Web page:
Mon.
Oct 18
2021

Image: rupixen.com via Unsplash

Business as unusual in 2020 has every indication of becoming business as usual in 2021, at least for e-commerce players. And for them, that’s reason to uncork the champagne.

Year-end results from some of the largest e-commerce players showed masses of consumers moving outside their comfort zones and deeper into online shopping habits.  And not only in established markets.

Amazon’s U.S. sales soared by 36% last year to top $263 billion, as people ventured online to sate their lockdown appetites amid the pandemic. The e-commerce giant, which now accounts for almost a third of the online shopping market in the U.S., also reported its largest-ever quarterly revenue at $125.56 billion.

As earnings reports from other retailers start to come through, it is becoming clear that Amazon is far from the only industry player to have benefited from the unusual way 2020 unfolded. Companies across the board – seemingly irrespective of geography – are reporting similarly stellar results for their online businesses.

In the UK, online fashion store ASOS saw its domestic sales rise by 18% year-on-year to £1.18 billion, according to the brand’s full year financial statement. Fellow fashion e-retailer Boohoo registered 40% growth in the four months leading up to December 31st.

Retailers selling food and other essentials online fared particularly well during the pandemic. Walmart’s online sales shot up by 79% year-on-year in the fourth quarter to claim an increased share of its $134.7 billion revenue. Ocado also saw its sales cross the £2 billion mark, with revenue at its UK logistics and services arm rising 13.6% to £654.3 million.

Results like these underscore the accelerating impact the pandemic has had on digital adoption in developed markets. More striking, however, is that the same trends are appearing in far less saturated e-commerce markets – but there, these changes are even more pronounced.

Russia is a case in point. Ahead of the pandemic, e-commerce accounted for just 7% of the nation’s retail sales. Considering the vastness of the country and the accompanying logistical challenges, this is perhaps unsurprising. Western industry behemoths, Amazon included, have largely hesitated to venture into the world’s largest country, which spans 11 time zones.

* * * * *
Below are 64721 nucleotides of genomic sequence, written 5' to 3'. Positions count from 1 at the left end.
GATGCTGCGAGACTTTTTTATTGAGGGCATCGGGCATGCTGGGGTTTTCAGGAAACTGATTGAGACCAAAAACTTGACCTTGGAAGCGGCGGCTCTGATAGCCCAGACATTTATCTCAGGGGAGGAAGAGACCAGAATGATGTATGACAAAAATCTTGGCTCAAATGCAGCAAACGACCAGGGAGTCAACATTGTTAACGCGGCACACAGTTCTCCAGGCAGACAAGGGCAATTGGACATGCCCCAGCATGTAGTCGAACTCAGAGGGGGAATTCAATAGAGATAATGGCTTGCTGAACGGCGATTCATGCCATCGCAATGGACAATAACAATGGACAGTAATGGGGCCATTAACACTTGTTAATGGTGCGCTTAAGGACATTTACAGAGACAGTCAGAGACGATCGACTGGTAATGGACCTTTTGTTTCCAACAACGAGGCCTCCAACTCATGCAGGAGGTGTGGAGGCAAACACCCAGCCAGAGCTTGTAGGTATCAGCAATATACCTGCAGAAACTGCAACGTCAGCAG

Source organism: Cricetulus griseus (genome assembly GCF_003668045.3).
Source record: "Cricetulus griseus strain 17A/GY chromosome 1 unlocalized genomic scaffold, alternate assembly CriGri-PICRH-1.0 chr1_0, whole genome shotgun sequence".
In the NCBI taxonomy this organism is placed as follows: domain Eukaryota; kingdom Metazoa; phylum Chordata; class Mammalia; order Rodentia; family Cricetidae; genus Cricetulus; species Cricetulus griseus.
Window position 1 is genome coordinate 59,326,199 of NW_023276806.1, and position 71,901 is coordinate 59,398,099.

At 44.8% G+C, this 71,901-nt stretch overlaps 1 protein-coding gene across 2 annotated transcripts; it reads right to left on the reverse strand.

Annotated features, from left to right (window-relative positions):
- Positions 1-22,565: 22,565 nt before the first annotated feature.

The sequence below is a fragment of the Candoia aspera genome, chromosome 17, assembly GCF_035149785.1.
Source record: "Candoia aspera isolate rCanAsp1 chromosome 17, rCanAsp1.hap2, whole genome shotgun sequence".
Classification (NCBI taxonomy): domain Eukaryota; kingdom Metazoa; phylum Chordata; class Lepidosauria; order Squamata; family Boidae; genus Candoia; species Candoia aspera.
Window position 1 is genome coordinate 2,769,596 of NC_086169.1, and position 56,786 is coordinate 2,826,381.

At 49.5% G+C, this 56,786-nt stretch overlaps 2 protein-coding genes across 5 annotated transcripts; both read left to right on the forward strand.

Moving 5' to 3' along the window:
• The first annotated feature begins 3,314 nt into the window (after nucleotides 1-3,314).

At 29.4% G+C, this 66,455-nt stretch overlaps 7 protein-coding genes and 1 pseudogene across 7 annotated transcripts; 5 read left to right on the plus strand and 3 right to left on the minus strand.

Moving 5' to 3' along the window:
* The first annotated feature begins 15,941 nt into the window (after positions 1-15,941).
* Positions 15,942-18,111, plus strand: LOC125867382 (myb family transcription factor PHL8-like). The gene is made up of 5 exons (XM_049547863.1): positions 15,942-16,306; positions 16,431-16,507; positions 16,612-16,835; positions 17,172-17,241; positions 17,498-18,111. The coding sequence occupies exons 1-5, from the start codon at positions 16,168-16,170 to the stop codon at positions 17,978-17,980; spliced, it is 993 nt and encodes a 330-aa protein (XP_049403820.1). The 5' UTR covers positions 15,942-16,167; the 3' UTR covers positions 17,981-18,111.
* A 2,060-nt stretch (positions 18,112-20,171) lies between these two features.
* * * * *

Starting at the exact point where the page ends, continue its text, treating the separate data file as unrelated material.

For those domestic players currently dominating the Russian e-commerce market, 2020 proved a show of strength and a testament to the region’s future potential.

Ozon, Russia’s leading multi-category e-commerce player, reported an eye-watering 140% year-on-year jump in Gross Merchandise Value (GMV) in 2020, as the country’s e-commerce penetration rose to 11%. CEO Alexander Shulgin said he’s “very confident about the outlook for Ozon and for Russia’s e-commerce market as a whole in 2021 and beyond.”

A more granular look at Russian retail shows that in addition to the multi-category e-commerce players, food retailers and those selling consumer electronics and home appliances online have leaped ahead the most.

According to Infoline, annual turnover for the entire Russian e-grocery market increased by 3.6 times in 2020 to RUB 155 billion, with Russia’s largest food retailer X5 Retail Group claiming a 13% market share. X5 retained its status as the country’s number one digital food retailer, as its GMV rose 347% on figures from the previous year.

M.Video-Eldorado Group, Russia’s largest consumer electronics retailer, saw its total online sales more than double to RUB 300 billion in 2020 and reach 59.5% of total sales. Strong online results supported the retailer’s overall performance, with GMV rising 15% to exceed half a trillion roubles in 2020.

Now acclimatised to an online-first world, consumers are likely to stick with such habits even after vaccine rollouts allow for brick-and-mortar stores to reopen around the world.

The pandemic has permanently changed the shopping habits of two in five consumers, according to a new survey by NatWest and Retail Economics. During 2020, almost half of consumers (46%) made a new online purchase that they only previously made in-store, Retail Times reported, citing the survey, which focused on developed e-commerce markets.

These trends are even more pronounced in places where e-commerce adoption was relatively slow until last year. Consequently, even the companies that are already active in the digital space are ramping up investment to prepare for this new normal.

Tinkoff, Russia’s largest digital banking disruptor, has launched Tinkoff Checkout, a “one-stop shop” solution designed for businesses to accept payments online. “The launch of Checkout is a natural step for Tinkoff, given the growth of the e-commerce market, which has accelerated during the pandemic,’’ according to Sergey Khromov, Tinkoff Checkout’s head.

Russia’s tech giant Yandex, which already has a thriving express grocery delivery business called Yandex Lavka, is set to spend $400-$500 million on an e-commerce push in 2021.

Consumption is naturally habit-forming. Shoppers return to what works, while approaching untested offerings with wariness. The latest switch to new e-shopping habits shows every sign that it is going to stick.

And it’s only just the beginning. After such a jump in scale, an e-commerce revolution is all the more likely to scale up to a whole new level of business as unusual.

By Harriet Coleman

Harriet Coleman is a freelance journalist covering business and politics in emerging markets.

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